The New York Times ran a report yesterday about New Jersey residents who are outraged by new solar panels on utility poles that are ruining the bucolic splendor of their neighborhoods. Matt Yglesias takes a look at the accompanying photo and finds himself underwhelmed:
This is not a pastoral view disrupted by solar panels. It’s a view of utility polls, street lights, and overhead electrical wires—now with solar panels! It would be interesting to see if people actually preferred a pastoral view free of the accoutrements of electrification but I doubt anyone actually prefers that. Instead, the customary interjections of technology into the suburban landscape are normalized while any deviation from the postwar pattern is anathematized. Had people 100 years ago had this attitude, I suppose nobody would have telephone service or electricity at all.
A few years ago I remember reading about a local outcry over a cell phone company that wanted to put their transmitters on existing light poles instead of building a bunch of new towers. It was over in a neighborhood called Turtle Rock, which is one of Irvine's most upscale "villages" (yes, we really call them that). I got curious, and since it wasn't far away I drove over to take a look. And I looked and looked. Finally I found the offending light pole and looked some more. And there it was! I didn't see it at first, but sure enough, there was a small round doohickey attached to the pole about 20 feet up.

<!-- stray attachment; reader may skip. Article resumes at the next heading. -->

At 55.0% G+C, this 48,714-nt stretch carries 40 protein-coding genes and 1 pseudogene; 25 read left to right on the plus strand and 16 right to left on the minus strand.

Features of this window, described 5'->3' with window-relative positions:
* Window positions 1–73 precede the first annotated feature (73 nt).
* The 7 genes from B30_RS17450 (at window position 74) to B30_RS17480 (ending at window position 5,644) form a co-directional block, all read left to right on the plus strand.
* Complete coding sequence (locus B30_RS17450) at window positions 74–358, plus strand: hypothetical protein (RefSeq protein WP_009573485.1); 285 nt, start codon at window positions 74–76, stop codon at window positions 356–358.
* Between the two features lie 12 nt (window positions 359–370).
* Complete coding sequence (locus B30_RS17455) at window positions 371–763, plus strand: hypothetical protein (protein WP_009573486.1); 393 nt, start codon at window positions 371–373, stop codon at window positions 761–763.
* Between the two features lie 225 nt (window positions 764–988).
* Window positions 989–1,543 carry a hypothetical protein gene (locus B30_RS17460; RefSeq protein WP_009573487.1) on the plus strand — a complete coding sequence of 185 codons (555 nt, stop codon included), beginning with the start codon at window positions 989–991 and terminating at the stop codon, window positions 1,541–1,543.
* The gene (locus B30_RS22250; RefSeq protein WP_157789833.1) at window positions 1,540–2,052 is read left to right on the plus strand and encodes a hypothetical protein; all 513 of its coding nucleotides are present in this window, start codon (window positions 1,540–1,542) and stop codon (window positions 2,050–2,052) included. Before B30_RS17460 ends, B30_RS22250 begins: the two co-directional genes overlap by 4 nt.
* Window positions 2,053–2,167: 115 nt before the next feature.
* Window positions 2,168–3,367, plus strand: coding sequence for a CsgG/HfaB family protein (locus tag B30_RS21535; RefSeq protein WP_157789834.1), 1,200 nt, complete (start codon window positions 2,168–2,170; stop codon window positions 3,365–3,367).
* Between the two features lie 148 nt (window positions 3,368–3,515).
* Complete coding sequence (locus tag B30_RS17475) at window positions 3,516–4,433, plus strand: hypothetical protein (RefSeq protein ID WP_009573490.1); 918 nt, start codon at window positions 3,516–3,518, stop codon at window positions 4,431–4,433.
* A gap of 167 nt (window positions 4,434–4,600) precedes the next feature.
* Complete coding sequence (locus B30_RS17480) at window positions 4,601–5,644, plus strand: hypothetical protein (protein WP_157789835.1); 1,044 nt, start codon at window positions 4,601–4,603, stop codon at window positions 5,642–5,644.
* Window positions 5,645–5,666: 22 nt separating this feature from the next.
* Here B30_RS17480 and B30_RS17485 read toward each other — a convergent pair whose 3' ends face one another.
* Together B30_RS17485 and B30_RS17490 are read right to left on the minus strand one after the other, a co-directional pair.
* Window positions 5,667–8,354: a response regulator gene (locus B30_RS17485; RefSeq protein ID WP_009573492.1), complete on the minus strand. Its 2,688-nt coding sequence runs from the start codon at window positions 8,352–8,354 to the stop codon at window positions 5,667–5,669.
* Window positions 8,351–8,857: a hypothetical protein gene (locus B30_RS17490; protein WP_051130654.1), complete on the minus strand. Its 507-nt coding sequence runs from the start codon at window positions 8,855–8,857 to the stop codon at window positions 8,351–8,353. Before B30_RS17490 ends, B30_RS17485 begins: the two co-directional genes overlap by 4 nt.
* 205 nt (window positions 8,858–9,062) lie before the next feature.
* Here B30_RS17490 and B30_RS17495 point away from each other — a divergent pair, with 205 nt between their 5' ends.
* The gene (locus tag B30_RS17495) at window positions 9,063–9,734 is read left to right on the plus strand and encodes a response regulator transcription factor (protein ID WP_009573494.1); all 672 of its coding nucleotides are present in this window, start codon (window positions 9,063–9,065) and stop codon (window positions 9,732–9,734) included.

All I could do was shake my head. It was a light pole! And the transmitter was barely even visible. And it was 20 feet off the ground. How could anyone possibly care? But they did.
I'm perpetually astonished by the level of NIMBYism pretty much everywhere. I mean, objecting to a toxic waste dump or something, that I get. But people who live in 100% built environments are remarkably resistant to even the most innocuous changes in that built environment, let alone things that might potentially have a minor but real impact. It's just a huge battle every time.
And in the non-built environment this is becoming a huge problem too. We need solar power and wind farms. But solar is no good if it's built in the sunny Mojave Desert because it might impact tortoise breeding grounds. Wind farms are no good if they mar the view off Hyannis Port or kill too many migrating birds. Everybody wants change, but nobody wants that change to occur anywhere that might affect their own backyard or their own pet cause. This is hardly breaking news, I know, but one of these days we're going to have to decide which is more important: marring our views a bit or preventing the planet from baking to death. I vote for the latter.
Front page image: Colin Smith/Geograph.org.uk